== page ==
Monthly Archives: March 2009

Do people agree about relationships?

Lately we’ve been occupying our gray cells with trying to predict how closely related related two people are. So we got a bunch of data from Mechanical Turk and found that some techniques correlate ok with the mean human judgment, but others don’t at all.

Well, before we start to fret too much, we should first try to understand how much agreement there is among people. I tried computing variance, means, etc. to try to understand the responses but still couldn’t get a good feel. So I thought, why not try to emulate the test we want to do: let’s hold out a rater and see what the correlation (spearman and pearson) would be to the mean of the other raters. We can repeat the process with each rater to get leave-one-out correlation statistics. Then we can see if our automatic “rater” passes this funky Turing-test.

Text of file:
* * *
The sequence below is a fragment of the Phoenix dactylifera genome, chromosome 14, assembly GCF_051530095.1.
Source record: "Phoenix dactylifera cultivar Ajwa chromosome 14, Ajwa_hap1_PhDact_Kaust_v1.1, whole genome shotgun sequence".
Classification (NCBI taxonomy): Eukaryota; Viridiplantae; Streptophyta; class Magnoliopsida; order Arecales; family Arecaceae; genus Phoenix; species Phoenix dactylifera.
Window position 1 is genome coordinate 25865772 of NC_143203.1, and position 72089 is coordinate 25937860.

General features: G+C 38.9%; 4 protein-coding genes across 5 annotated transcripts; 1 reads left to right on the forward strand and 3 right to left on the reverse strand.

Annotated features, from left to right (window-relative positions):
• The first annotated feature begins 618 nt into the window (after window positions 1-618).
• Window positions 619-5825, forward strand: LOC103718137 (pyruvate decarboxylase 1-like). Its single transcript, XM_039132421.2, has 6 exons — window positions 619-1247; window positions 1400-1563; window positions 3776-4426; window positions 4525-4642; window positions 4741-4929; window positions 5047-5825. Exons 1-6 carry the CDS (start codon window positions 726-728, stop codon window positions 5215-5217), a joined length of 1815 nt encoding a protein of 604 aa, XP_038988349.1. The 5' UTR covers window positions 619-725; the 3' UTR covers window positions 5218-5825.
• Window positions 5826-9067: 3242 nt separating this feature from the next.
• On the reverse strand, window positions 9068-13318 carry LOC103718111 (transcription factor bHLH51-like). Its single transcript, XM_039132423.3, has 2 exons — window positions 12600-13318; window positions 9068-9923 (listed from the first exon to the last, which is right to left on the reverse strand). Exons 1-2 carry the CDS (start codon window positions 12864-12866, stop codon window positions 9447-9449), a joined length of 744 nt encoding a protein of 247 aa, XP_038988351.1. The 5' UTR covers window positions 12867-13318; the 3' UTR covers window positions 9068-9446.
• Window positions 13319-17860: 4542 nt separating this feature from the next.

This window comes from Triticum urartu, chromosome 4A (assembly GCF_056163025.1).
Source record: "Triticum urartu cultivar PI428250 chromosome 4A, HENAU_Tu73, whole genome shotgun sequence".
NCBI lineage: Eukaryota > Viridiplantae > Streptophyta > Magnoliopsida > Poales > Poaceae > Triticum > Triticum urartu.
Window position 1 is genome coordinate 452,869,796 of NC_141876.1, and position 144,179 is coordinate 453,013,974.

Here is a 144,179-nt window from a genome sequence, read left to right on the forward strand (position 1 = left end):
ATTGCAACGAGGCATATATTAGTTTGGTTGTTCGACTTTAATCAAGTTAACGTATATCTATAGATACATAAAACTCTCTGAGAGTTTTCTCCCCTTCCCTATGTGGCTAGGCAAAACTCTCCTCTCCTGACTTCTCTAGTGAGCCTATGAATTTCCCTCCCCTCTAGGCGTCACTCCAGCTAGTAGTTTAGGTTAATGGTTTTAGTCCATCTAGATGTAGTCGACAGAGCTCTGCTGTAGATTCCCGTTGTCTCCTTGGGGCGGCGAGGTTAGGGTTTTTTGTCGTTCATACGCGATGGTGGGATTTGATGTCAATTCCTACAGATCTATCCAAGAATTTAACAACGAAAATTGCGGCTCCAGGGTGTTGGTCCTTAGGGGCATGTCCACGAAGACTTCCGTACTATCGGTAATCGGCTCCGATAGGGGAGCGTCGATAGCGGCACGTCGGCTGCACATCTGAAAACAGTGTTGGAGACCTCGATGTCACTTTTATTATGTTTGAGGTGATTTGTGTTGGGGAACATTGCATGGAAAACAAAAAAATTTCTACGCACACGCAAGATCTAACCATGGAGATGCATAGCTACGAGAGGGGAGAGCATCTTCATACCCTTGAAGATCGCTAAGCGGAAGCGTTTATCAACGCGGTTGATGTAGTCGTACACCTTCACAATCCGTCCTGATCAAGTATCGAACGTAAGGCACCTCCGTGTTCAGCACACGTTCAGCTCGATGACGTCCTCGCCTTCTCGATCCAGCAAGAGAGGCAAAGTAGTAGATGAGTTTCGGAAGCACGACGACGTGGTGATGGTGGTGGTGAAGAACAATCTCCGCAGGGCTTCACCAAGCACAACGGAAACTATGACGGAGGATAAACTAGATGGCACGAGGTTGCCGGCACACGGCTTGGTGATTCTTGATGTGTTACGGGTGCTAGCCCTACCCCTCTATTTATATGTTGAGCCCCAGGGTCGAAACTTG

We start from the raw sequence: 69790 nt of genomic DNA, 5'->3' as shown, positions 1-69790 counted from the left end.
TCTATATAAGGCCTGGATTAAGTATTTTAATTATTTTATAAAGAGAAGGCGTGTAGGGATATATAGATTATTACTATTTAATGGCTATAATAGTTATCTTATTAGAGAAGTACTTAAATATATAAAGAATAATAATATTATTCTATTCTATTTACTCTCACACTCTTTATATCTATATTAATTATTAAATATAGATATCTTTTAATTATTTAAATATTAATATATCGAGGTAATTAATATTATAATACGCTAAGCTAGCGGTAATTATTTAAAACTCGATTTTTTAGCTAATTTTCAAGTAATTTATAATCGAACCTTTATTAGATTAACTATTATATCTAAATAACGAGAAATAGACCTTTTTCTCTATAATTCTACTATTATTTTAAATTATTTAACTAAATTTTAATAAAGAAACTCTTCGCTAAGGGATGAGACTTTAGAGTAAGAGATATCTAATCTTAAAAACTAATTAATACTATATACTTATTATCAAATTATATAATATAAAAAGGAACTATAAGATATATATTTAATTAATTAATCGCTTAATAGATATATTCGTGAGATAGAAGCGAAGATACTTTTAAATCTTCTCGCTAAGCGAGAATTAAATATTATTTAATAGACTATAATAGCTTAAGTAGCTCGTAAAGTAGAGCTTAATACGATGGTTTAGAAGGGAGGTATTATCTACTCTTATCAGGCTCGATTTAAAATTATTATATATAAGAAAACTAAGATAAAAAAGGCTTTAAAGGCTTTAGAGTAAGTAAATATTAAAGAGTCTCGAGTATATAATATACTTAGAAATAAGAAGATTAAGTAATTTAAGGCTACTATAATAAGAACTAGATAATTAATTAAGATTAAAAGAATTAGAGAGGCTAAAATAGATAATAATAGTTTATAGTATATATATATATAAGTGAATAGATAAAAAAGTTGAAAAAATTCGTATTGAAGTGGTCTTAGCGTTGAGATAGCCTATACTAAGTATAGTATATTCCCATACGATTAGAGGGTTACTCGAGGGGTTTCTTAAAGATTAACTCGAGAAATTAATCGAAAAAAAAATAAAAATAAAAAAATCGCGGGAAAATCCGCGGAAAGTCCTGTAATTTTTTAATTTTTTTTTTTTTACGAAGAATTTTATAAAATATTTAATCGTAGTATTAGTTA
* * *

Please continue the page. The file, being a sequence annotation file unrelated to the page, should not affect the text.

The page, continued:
I did this for the small dataset and the large dataset. And lest we think that the results are due to different raters having different calibrations, I also ran the procedure with centering/standardization.

Results for the small dataset:

Results for the large dataset:

The results are fairly similar for both datasets for both correlation tests. Most of the leave-one-out correlations hover around 0.5-0.7. It’s a lot lower than I would’ve thought. Can our techniques compare comparably to this bar?


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